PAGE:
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Friday, May 6, 2011

Difference between Marshal by value and Marshal by reference.

Marshal-by-value objects are copied by the remoting system and passed in their entirety to the caller's application domain. Once copied to the caller's application domain (by the marshaling process), all method calls and property accesses are executed entirely within that domain. The entire object exists in the caller's domain, so there is no need to marshal accesses across domain boundaries. Using
marshal-by-value objects can increase performance and reduce network traffic when used for small objects or objects to which you will be making many accesses. However,
because the object exists entirely in the caller's application domain, no state changes to the object are communicated to the originating application domain, or from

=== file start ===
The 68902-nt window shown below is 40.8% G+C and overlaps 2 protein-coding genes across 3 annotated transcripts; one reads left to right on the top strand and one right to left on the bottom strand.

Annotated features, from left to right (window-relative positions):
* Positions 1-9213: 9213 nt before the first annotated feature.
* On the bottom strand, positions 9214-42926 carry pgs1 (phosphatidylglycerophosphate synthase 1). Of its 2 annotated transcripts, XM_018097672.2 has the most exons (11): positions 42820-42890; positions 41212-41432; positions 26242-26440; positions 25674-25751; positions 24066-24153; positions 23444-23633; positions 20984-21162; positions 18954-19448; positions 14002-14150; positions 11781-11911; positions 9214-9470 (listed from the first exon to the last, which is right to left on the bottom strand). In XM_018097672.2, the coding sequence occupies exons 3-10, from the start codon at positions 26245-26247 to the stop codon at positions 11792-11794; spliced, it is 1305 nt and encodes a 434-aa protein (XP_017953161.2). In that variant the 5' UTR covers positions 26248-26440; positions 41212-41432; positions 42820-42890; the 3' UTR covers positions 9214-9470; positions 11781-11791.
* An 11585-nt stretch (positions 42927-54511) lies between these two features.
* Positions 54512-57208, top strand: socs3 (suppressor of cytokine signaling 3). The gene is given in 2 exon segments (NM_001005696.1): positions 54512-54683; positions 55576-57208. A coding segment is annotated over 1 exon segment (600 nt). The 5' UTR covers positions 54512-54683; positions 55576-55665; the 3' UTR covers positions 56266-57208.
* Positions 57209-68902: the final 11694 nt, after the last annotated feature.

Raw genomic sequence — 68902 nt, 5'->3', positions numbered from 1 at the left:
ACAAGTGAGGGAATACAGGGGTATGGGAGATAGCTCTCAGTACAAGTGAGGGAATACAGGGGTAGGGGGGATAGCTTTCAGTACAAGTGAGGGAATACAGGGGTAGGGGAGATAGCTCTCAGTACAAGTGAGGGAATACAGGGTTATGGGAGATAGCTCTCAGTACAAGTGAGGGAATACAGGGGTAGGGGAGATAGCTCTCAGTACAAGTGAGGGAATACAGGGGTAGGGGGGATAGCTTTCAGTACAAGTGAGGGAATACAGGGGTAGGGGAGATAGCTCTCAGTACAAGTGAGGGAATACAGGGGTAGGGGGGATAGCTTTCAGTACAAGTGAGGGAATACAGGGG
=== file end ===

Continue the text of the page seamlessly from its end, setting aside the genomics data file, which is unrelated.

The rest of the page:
the originator back to the caller. Marshal-by-value is not a good choice for very large objects with many accesses. It makes little sense to marshal an entire large object across domain boundaries when all you need is access to a single
field, method, or property.

Remoting makes an object in one process (the server)
available to code in another process (the client). This is
called marshalling, and there are two fundamentally
different ways to marshal an object

-->Marshal by value: the server creates a copy of the
object passes the copy to the client.
-->Marshal by reference: the client creates a proxy for the
object and then uses the proxy to access the object.


MBV:the server creates a value and send it to the Client .
MBR:The Server sends the reference of that value to the Client.

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